|Simon: Pubs: 87hort0327|
HORTSCIENCE 22(2):327. 1987.
P.W. Simon1 and C.E. Peterson2
Department of Horticulture, Agricultural Research Service, U.S. Department of Agriculture, University of Wisconsin, Madison, WI 53706
M.J. Bassett3, J.O. Strandberg4, and J.M. White5
University of Florida, Gainesville, FL 32611
University of California, Davis, CA 95616
Additional index words. Daucus carota, vegetable breeding, flavor improvement
Received for publication 29 Sept. 1986. Research supported by ARS/USDA College of Agricultural and Life Sciences, Univ. of Wisconsin, Madison; the Univ. of Florida, IFAS, and the Univ. of California, Davis. The cost of publishing this paper was defrayed in part by the payment of page charges. Under postal regulations, this paper therefore must be hereby marked advertisement solely to indicate this fact.
1Research Geneticist and Assistant Professor.
2Research Horticulturist and Professor.
3Professor, Vegetable Crops.
4Professor, Plant Pathology.
5Associate Professor, Vegetable Crops.
6Extension Vegetable Specialist.
Flavor is an important factor in establishing consumer preference of carrots. Although harsh, strong flavor frequently occurs in available cultivars, the dominance of mild flavor in hybrids from harsh and mild parents suggests that carrot flavor can be improved rapidly when mild-flavored inbreds are available (1). Carrot inbred B2566 has been selected as a source of improved flavor and was used as a male parent in experimental hybrids tested in California, Florida, and Wisconsin. B2566 has demonstrated good combining ability for important fresh market characteristics of color, shape, and seed productivity along with desirable mild, sweet flavor and succulent texture. Because of these qualities, B2566 is being released jointly by the USDA, the Univ. of Florida, and the Univ. of California.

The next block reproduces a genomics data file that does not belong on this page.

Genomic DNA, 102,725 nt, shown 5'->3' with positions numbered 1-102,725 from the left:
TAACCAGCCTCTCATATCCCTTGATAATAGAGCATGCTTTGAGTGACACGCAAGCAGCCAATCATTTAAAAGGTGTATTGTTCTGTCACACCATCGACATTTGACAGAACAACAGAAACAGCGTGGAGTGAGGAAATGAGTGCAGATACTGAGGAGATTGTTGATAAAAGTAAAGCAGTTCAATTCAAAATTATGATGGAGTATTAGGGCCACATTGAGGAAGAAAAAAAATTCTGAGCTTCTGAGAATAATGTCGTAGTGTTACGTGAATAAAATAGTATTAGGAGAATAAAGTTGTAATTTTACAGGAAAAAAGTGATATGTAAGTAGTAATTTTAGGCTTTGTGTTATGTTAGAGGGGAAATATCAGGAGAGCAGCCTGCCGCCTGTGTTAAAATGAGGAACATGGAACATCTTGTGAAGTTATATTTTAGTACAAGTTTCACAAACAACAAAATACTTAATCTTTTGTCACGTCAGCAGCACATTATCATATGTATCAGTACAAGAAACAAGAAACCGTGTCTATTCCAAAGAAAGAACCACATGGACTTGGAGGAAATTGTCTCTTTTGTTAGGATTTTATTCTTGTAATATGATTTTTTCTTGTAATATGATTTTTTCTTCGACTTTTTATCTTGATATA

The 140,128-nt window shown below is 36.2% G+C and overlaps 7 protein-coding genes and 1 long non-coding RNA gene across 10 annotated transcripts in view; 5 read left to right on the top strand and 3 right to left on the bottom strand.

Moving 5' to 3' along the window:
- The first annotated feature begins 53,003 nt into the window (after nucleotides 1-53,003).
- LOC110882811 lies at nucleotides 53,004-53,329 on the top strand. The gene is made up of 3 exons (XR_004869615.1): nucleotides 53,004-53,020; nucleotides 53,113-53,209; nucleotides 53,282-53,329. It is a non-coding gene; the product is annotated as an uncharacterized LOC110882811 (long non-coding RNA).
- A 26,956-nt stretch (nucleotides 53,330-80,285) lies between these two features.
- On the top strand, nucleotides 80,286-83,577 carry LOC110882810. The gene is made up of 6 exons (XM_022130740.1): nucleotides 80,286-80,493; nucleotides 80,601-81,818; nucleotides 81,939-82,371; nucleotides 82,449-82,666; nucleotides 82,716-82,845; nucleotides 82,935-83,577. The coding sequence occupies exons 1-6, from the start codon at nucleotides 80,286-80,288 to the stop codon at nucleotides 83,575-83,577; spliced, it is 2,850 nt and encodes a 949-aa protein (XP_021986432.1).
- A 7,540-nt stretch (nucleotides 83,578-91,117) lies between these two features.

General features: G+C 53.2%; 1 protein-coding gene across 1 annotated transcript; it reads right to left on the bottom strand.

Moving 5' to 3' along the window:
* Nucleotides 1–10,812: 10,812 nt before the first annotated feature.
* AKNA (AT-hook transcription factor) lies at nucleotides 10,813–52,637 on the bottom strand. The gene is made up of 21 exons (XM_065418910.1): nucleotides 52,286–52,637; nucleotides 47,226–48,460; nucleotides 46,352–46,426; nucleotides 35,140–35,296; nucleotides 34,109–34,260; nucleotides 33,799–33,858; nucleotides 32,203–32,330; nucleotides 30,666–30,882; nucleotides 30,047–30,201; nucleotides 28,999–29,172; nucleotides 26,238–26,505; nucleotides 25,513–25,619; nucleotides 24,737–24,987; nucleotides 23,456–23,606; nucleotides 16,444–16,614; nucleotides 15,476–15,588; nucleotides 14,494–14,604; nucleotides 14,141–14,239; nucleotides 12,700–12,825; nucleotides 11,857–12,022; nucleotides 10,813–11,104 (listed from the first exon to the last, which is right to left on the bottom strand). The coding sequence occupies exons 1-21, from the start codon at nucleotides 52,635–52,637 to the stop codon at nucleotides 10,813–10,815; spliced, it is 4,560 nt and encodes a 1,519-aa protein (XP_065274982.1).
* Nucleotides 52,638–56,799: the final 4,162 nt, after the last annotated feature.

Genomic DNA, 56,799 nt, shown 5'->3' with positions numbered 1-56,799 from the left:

B2566 was derived from a cross made in 1978 at the Univ. of Wisconsin between two lines: B9304, a medium orange, very mild-flavored, and succulent Chantenay-type; and B3615, a dark orange, very harsh-flavored Imperator type. In the F2 population of ~150 plants, which segregated for flavor and texture, two of 18 roots tested for flavor were mild, succulent, sweet, and of acceptable market type and orange color. These two roots were self-pollinated. Selection in the F3 was for flavor, texture, color, and the cylindrical, blunt shape typical of the Nantes cultivar. A three-plant mass pollination from the better F3 roots produced seed for field row 2566 in Florida and California. Now, at F3M5, B2566 is the result of four cycles of recurrent selection for culinary quality, color, and root shape.
Mature roots of B2566 are 3 cm in diameter at the crown and 15 to 20 cm long, slightly tapered, moderately blunt, succulent, sweet, and mild in flavor. There is a tendency to produce multiple-tops and red (anthocyanin) crown color in the inbred, but this is largely suppressed in hybrid combinations. In 1984 and 1985, the average total carotene content of roots tested was 100 to 120 ppm, compared with 80 ppm for Imperator 58. B2566 produces ample pollen and has been a good seed-yielding inbred on a wide range of male-sterile parents in seed plots grown in major carrot seed-producing areas. B2566 has demonstrated no evidence for restoration of male-fertility in test crosses with sterile parents. A companion cyto-sterile is being developed.
Inquiry regarding seed availability for carrot inbred B2566 should be directed to P.W.S.